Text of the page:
Neurodiversity encompasses a wide range of neurological differences. Although considered to be a relatively new term, it is thought to have been coined by autism activist Judy Singer back in the 1990s in a bid to move away from the ’medical’ view of autism and the idea it is something that should be “cured”.
The term “neurodiversity” is used to describe the 1 in 20 people who have any or more than one of the following:
Dyslexia * Dyscalculia * ADHD * Autism * Tourette’s Syndrome * Dyspraxia * Dysgraphia
There is an emerging ‘neurodiverse paradigm’ – that argues that if 1 in 5 human beings are neurodiverse then this must be part of the natural diversity in human evolution. This new thinking about neurodiverse people argues that they are not errors of genetics but part of our growing understanding of the diversity of minds, intelligences, abilities and differences that are part of humanity.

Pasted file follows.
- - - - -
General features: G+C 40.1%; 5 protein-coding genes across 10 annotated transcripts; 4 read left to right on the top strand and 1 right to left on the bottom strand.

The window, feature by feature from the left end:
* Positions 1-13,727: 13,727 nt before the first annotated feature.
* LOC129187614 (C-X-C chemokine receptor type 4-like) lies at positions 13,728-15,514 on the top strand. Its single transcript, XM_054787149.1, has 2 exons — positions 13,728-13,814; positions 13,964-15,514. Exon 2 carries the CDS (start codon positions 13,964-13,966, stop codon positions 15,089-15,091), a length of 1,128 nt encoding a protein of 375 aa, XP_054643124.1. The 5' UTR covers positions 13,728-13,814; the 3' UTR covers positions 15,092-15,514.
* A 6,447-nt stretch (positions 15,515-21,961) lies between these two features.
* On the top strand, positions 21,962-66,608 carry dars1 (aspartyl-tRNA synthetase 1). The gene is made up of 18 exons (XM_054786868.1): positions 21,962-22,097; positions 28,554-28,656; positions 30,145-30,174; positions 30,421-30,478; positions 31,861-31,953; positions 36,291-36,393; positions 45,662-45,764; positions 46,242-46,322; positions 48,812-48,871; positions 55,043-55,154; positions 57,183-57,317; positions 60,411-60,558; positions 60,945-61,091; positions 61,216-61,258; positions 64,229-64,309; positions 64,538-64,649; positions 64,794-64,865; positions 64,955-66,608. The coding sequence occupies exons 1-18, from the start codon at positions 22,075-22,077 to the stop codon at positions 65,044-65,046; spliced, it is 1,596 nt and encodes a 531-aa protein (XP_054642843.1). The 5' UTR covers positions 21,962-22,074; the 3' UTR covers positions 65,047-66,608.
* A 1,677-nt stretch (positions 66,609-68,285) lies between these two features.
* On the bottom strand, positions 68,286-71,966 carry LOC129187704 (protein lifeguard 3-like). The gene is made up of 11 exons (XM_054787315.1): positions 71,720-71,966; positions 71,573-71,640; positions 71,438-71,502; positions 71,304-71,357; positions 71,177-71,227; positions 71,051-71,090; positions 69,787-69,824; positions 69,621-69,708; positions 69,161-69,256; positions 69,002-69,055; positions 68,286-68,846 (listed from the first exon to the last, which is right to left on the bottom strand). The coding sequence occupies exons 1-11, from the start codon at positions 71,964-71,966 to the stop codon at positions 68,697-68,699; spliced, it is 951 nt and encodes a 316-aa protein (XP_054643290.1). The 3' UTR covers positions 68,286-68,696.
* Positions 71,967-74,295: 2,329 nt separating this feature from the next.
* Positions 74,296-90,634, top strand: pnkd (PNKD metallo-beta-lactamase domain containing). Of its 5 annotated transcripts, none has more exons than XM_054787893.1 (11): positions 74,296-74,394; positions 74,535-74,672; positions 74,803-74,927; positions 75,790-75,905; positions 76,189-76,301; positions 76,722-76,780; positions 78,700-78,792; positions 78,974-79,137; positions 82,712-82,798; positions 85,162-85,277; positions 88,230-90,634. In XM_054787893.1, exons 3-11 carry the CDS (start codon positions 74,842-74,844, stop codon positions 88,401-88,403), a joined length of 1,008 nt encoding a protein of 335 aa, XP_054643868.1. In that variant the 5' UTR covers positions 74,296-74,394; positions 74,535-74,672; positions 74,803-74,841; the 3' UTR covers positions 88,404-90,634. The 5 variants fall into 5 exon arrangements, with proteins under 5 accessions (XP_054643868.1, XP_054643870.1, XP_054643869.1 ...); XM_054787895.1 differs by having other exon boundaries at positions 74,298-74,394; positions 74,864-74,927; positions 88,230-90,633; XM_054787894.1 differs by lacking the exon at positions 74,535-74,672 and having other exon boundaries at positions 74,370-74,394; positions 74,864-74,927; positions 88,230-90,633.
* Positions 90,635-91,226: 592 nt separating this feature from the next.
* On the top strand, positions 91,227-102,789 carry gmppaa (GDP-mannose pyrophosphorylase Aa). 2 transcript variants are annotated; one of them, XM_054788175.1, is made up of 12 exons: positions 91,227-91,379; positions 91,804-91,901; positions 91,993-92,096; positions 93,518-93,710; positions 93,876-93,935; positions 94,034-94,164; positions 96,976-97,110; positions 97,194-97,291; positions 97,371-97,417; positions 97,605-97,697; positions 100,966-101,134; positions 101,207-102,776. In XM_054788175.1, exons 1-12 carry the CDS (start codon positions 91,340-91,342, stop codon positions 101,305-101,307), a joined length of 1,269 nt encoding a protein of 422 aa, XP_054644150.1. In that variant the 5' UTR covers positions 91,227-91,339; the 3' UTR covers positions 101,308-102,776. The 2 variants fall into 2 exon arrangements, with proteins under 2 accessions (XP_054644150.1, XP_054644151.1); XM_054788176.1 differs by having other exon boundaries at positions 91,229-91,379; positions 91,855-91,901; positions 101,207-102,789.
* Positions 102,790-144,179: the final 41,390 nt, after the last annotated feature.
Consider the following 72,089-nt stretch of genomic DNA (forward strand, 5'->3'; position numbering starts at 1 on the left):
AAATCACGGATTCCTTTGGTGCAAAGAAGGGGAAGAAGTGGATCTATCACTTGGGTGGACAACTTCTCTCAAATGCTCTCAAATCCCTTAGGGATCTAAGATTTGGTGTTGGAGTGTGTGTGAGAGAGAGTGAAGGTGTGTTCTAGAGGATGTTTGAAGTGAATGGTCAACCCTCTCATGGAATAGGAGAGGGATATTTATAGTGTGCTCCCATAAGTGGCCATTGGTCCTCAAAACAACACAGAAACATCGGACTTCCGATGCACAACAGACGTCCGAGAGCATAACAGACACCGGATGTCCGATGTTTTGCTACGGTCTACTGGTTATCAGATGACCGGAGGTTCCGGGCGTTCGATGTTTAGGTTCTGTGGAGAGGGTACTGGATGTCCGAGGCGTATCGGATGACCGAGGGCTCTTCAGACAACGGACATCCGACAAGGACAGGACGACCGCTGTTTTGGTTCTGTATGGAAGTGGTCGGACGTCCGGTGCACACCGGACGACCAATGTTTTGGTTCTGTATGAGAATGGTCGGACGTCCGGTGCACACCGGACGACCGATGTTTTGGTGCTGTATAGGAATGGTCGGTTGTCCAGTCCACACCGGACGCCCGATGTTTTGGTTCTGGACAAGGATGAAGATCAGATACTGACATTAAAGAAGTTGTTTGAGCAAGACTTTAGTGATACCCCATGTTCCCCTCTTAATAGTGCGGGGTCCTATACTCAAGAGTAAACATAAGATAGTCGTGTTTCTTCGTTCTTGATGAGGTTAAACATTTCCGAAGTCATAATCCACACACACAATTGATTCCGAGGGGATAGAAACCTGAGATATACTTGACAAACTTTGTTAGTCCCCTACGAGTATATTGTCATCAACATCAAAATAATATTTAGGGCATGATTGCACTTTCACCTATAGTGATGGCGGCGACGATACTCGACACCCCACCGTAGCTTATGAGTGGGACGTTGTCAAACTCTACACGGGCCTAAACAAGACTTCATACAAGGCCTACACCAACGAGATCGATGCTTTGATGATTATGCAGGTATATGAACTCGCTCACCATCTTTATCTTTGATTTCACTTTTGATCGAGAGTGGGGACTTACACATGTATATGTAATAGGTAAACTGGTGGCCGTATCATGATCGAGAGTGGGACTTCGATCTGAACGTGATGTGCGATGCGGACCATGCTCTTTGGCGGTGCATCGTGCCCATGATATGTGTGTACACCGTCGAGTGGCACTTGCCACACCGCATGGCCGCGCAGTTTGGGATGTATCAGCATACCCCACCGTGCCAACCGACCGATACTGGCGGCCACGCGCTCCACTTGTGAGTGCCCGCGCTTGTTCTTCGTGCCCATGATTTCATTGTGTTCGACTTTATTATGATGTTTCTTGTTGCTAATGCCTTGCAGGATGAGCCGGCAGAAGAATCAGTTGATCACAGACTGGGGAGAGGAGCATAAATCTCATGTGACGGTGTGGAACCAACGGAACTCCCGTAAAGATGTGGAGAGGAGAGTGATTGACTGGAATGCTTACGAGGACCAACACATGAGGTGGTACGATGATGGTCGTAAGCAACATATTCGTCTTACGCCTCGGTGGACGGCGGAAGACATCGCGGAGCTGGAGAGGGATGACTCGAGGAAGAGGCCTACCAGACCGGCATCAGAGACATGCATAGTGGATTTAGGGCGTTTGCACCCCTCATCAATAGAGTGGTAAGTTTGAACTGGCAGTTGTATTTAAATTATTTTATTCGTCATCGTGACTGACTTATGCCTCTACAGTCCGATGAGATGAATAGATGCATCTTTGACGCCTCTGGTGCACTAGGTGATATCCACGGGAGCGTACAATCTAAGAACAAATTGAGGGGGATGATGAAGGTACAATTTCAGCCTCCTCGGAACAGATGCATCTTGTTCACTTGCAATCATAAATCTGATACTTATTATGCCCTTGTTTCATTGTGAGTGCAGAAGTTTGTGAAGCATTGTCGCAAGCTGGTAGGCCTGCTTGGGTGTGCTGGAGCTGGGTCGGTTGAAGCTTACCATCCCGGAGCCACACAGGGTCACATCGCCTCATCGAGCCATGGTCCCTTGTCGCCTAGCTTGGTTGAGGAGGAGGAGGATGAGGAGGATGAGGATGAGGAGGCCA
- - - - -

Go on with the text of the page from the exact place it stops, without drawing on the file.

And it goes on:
At the 2018 BAA Conference, Andrew Whitehouse, a Special Educational Needs and Disability Consultant and Training Provider from People First Education provided the Bamford Lecture: Strategies and Interventions to enable Autism Friendly Audiology Clinics. This fascinating and hugely practical 30 minute lecture provided an investigation into the diverse neurological needs affecting Autistic people and how meeting those needs can help to make a visit to the audiology clinic less likely to cause anxiety and other difficulties. Four areas were covered: social and emotional needs; communication; lack of flexible thought; and sensory needs, with practical advice for clinics to make a difference to the service they offer.
For Neurodiversity Celebration Week, we make Andrew Whitehouse’s presentation available for all to view: